Shades of '97: Offense sputters against Ravens

Two early possessions in the Bears' 19-14 exhibition loss Saturday night to the Baltimore Ravens provided an ominous look backward, to the kind of performances the Bears hoped they had left behind.

The Bears were pushed around, couldn't push a very mediocre team around at all and weren't even completely in agreement on what the problems were.

Midway through the first quarter, a Jim Harbaugh pass hit off the head of an official and into the arms of cornerback Walt Harris, who turned the bounce into the Bears' ball at the Baltimore 31.

But Edgar Bennett, who managed only two yards in four first-quarter carries in his Bears debut, managed only one of his yards on first down, followed by sacks on successive plays, dropping the Bears out of field-goal range. Todd Sauerbrun then ended the backpedaling with a punt five yards deep in the end zone for a touchback.

Baltimore then drove the Bears' defense backward 80 yards spanning 18 plays and 11 minutes 18 seconds--nearly twice as long as any opponent's drive all of 1997. The defensive front, without starting tackles Jim Flanigan and Mike Wells, was controlled to the point that safety Marty Carter initially was credited with nine tackles in the first half.

"It's hard to believe when you've seen the full-speed inside run drills (in camp) that we could come out here tonight and be as soft and as incompetent blocking people as what we were tonight," Bears coach Dave Wannstedt said.

What the Ravens didn't do to the Bears, the Bears did to themselves, another disturbing echo of '97. The defense helped sustain the endless Baltimore drive by jumping offsides once, and despite being handed a first-and-25 via penalty, were unable to keep the Ravens from converting.

Rookie safety Tony Parrish sacked Jim Harbaugh on a third down, but Carter was offsides. Harbaugh then scrambled for 14 yards on the extra play to sustain the drive at the Chicago 38. The Ravens ran nine more plays, ending with a two-yard touchdown run by running back Jay Graham.

The first half went so awry that starting quarterback Erik Kramer, who was supposed to play only 15 or so plays, was still on the field with one minute left in the half in order to get that many snaps.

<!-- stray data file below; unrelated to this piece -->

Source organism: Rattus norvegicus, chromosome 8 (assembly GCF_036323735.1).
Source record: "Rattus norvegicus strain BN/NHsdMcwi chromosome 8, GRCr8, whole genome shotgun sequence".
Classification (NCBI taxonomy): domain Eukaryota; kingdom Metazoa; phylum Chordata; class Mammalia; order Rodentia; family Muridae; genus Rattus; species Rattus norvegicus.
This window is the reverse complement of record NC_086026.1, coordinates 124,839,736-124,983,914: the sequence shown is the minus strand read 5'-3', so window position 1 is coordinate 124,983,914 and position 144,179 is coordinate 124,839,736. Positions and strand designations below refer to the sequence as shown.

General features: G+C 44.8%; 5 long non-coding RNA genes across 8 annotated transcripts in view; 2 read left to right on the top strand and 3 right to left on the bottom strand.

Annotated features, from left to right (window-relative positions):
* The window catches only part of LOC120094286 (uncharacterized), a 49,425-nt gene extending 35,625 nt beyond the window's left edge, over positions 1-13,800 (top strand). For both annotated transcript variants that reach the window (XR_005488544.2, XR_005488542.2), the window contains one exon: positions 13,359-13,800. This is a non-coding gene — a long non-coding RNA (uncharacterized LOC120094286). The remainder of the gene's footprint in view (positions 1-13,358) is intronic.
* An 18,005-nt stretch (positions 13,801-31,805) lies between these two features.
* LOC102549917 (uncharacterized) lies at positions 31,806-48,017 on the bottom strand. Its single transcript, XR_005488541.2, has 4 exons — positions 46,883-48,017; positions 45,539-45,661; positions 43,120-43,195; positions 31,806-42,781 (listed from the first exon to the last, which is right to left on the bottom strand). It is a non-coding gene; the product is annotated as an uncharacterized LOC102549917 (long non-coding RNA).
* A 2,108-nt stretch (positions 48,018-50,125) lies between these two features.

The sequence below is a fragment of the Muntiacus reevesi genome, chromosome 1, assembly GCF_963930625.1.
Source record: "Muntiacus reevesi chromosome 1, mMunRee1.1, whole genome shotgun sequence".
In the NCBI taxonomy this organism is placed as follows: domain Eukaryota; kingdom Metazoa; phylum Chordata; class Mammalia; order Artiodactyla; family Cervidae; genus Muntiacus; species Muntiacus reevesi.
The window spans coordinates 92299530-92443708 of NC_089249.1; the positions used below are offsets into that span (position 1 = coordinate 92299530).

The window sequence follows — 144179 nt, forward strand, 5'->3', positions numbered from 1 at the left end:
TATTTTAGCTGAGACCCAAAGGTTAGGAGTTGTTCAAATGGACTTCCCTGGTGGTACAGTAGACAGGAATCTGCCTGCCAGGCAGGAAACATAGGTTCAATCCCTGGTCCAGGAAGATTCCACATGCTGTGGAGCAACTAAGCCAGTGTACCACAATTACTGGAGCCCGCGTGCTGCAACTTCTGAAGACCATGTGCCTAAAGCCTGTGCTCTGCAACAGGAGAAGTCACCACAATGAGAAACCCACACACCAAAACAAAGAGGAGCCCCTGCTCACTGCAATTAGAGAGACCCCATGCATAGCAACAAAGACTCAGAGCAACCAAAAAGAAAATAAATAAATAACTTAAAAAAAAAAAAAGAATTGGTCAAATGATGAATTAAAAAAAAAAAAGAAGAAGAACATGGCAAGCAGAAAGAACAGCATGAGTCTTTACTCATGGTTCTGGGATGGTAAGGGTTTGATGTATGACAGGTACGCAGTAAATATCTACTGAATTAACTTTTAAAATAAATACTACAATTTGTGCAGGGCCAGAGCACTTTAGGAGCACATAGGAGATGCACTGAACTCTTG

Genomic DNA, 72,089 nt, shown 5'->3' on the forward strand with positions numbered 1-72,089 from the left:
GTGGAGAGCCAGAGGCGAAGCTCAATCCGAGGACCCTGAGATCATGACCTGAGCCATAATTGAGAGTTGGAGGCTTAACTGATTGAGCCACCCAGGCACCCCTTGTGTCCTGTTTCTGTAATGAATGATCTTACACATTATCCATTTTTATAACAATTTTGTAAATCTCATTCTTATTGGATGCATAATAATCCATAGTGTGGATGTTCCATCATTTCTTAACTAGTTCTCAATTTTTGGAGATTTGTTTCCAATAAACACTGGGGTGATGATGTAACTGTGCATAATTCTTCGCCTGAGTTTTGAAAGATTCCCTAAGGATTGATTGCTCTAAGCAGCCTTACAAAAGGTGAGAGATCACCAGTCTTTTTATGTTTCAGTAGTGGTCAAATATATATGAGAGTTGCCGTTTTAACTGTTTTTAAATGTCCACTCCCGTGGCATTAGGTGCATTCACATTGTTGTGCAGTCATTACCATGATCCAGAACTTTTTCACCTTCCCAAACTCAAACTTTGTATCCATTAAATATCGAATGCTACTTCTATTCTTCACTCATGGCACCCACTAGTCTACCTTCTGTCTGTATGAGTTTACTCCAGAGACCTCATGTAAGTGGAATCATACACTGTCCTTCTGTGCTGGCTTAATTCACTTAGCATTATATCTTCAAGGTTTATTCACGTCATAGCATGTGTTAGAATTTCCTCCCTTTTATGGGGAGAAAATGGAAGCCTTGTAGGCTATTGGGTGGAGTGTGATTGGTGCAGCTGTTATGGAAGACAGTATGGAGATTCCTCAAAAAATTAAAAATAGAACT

The Bears had five first-half possessions and went three-and-out on four of them, with a 13-yard pass from Kramer to Curtis Conway on the second possession accounting for the only first down. The Bears ran 16 plays in the first half, four of them resulting in sacks. The offense, which led the NFL in time of possession in 1997, netted only seven yards and controlled the ball only 7:14 of the first 30 minutes.

There was less than complete agreement on the problem with the offense, which did not have a rushing yard through three quarters.

"We were real basic with what we were doing and we just didn't block them," Wannstedt said. "It looked like their motors were running; their defensive line was going a lot faster than our offensive line as far as intensity."

Intensity wasn't the problem as far as the line was concerned. "I don't think their motors were running faster than ours," tackle James Williams said. "It was more like a situation where four people were doing something right and one doing something wrong. We're not a solid enough team to have mistakes like that."

Linebacker Andre Collins intercepted an Eric Zeier pass off a receiver's hands and returned it 56 yards for a touchdown on the Ravens' first possession of the second half. Quarterback Steve Stenstrom scored for the Bears on a one-yard rollout on the next-to-last play of the half.

"It can't get any worse," Bears fullback Tremayne Allen said. "I know that we're a better team than we exhibited, especially as far as the running game is concerned."